When Rebecca’s brother, T (short for Theodore), was in his teens he decided he was going to be a millionaire by the time he was at 25. He left the east coast for California with long straggly hair and not much of a plan, just the mindset that he wanted to be wealthy. He tried his hand at photography, house-painting, race car driving, and even ballet.
While he was taking dance classes at the local community college, on a whim he decided to take a course in ground flight training and fell in love with flying. He became a pilot, then started his own flight school teaching others to do the same. He had found his passion. He set his sights on being an airline pilot, starting out with commuter planes where he met his wife, a fellow pilot. By the time he and she were 30, they were flying jet planes for major airlines.
T revised his aspirations to be more congruent with what his life-experience revealed to him, what he discovered really mattered: he wanted to fly and he wanted a partner in crime to share his passion. The young T had wanted to be “rich” just for the sake of being rich, because, like many of us, he believed that money would make him happier. And it does, in the short term–it certainly makes a difference when we are struggling financially. However, in the long run, even when we experience good fortune and windfalls, we usually return to our baseline of happiness-no more no less.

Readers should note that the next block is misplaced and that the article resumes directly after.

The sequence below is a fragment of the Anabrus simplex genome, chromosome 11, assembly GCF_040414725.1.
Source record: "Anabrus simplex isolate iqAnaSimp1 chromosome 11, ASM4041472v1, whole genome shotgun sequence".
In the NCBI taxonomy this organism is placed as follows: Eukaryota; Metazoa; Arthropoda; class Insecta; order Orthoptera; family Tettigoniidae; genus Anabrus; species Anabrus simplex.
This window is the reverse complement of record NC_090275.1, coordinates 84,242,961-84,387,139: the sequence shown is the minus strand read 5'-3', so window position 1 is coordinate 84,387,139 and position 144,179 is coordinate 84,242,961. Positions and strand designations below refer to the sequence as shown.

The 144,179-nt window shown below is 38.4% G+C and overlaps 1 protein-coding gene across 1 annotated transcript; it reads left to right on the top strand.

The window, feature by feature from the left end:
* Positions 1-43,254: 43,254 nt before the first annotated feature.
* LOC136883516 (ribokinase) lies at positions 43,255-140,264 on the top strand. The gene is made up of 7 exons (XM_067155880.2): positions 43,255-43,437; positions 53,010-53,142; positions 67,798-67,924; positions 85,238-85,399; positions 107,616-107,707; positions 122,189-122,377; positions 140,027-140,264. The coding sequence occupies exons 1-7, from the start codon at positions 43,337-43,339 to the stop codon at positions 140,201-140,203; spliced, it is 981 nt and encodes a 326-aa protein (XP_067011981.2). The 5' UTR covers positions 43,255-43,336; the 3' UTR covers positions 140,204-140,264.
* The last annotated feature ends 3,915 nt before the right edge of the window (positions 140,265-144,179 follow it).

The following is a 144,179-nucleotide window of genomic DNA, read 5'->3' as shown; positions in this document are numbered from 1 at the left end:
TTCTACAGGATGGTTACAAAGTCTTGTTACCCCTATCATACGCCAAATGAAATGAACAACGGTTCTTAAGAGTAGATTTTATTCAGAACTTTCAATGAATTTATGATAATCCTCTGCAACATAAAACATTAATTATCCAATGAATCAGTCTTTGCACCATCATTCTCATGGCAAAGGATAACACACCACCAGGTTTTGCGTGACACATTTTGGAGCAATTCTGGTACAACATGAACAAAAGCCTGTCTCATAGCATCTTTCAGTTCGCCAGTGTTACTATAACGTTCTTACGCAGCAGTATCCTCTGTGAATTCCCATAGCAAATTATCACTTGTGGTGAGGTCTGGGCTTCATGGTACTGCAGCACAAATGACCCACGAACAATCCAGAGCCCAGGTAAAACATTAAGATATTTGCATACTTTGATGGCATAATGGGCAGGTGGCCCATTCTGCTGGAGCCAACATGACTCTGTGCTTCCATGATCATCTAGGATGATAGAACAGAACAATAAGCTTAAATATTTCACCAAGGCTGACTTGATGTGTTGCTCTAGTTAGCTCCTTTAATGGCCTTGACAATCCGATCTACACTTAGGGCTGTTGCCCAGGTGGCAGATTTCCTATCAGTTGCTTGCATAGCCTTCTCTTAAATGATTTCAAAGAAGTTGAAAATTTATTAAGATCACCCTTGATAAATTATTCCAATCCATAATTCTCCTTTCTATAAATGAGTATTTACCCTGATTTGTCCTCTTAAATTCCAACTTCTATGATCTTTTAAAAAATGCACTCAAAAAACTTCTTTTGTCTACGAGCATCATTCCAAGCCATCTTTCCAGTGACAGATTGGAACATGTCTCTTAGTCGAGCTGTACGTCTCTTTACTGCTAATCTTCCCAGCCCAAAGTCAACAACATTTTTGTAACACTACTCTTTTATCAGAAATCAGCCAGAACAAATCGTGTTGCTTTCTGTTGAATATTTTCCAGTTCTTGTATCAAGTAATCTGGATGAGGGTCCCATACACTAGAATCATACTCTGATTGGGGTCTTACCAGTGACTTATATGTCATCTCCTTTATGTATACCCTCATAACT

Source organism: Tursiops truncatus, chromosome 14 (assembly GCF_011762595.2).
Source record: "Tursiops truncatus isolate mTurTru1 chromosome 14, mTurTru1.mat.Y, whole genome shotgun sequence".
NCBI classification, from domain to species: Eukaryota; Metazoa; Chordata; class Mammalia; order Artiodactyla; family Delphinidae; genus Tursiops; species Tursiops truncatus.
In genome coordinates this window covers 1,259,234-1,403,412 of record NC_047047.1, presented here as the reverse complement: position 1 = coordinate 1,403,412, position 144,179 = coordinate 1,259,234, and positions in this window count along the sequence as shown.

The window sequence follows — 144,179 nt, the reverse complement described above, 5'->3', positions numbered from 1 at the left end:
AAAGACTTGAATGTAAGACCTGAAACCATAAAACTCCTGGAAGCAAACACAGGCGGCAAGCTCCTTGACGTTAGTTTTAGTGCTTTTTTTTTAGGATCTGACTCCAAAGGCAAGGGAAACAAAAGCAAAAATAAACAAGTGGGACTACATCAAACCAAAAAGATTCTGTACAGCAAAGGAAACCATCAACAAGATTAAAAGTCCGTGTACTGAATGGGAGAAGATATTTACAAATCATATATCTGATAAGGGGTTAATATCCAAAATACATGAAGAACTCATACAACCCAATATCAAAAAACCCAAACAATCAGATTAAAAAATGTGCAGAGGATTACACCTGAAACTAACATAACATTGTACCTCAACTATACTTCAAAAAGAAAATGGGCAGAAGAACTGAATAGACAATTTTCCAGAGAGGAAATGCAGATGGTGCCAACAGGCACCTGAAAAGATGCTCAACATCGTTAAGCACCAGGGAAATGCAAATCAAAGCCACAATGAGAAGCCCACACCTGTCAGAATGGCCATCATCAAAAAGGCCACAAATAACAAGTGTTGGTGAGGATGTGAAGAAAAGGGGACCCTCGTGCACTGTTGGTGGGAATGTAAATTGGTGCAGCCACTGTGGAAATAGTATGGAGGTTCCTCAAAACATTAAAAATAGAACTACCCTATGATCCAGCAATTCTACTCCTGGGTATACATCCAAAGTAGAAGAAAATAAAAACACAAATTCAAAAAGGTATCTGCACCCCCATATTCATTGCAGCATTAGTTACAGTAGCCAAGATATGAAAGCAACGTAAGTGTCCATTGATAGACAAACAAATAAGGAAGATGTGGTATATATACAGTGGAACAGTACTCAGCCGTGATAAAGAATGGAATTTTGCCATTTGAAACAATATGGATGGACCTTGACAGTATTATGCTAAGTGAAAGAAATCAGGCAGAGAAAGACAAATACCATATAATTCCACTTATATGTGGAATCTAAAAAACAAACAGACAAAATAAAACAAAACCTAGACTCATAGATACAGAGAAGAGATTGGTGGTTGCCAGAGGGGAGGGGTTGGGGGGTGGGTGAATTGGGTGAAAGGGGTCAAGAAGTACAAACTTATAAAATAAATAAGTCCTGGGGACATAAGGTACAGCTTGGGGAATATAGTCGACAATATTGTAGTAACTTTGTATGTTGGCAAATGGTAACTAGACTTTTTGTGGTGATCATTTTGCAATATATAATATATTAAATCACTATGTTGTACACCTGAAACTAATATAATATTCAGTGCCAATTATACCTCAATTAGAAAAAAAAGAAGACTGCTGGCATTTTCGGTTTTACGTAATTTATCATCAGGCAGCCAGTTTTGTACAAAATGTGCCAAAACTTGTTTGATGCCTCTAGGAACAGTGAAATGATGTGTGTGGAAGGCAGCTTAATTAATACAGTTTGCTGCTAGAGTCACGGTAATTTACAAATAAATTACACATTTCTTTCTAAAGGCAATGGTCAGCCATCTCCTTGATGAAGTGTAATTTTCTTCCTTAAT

It can be useful to explore what we think more money will buy. Usually it’s “happiness” in some form or another. However, we often don’t examine more thoroughly what “happiness” means to us. Breaking that down for ourselves individually is where it gets interesting. Is it security, peace, connection, meaning, excitement, engagement, recognition, access, pleasure, comfort, etc.?
We often have our clients explore their ideas about happiness by taking some of the questionnaires they have available at the Authentic Happiness website–the questionnaires are free but you will have to set up a log-in to take them. For example, there is a questionnaire that looks at happiness and wellbeing in terms of our emotions, our health, and our sense of meaning, purpose, accomplishment, engagement, and connection (go to the PERMA questionnaire).
As per our commitment for the year, we provide you with another handout. This month’s is one of our favorites–a list of strategies for increasing wellbeing in the domains we outlined above (click here for that download).
Positively yours, Rebecca and Gioia
Take the PERMA questionnaire (just the PERMA, not the “PERMA meter”) at the Authentic Happiness website . Make a collage of what a happy and fulfilled life looks like to you. If you want, include images of things that increase your sense of happiness and wellbeing. Feel free to share it here our facebook page.